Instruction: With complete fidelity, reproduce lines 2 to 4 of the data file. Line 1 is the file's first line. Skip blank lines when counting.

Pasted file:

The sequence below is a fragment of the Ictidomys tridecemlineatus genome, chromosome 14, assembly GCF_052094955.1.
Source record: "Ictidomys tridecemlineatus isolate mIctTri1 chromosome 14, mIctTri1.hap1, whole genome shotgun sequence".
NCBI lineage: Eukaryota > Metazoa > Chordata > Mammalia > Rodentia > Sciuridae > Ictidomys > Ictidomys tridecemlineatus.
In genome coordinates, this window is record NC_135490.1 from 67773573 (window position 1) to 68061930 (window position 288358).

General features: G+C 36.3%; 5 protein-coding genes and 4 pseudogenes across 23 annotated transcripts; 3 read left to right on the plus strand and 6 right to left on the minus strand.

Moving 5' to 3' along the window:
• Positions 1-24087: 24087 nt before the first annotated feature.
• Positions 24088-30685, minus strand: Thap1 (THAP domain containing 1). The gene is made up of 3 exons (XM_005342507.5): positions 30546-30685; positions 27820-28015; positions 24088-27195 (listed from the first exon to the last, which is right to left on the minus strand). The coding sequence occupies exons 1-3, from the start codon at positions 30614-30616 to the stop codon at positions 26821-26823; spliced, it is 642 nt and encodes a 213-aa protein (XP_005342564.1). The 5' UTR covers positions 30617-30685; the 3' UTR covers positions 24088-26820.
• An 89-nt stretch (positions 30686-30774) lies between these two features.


Source record: "Ictidomys tridecemlineatus isolate mIctTri1 chromosome 14, mIctTri1.hap1, whole genome shotgun sequence".
NCBI lineage: Eukaryota > Metazoa > Chordata > Mammalia > Rodentia > Sciuridae > Ictidomys > Ictidomys tridecemlineatus.
In genome coordinates, this window is record NC_135490.1 from 67773573 (window position 1) to 68061930 (window position 288358).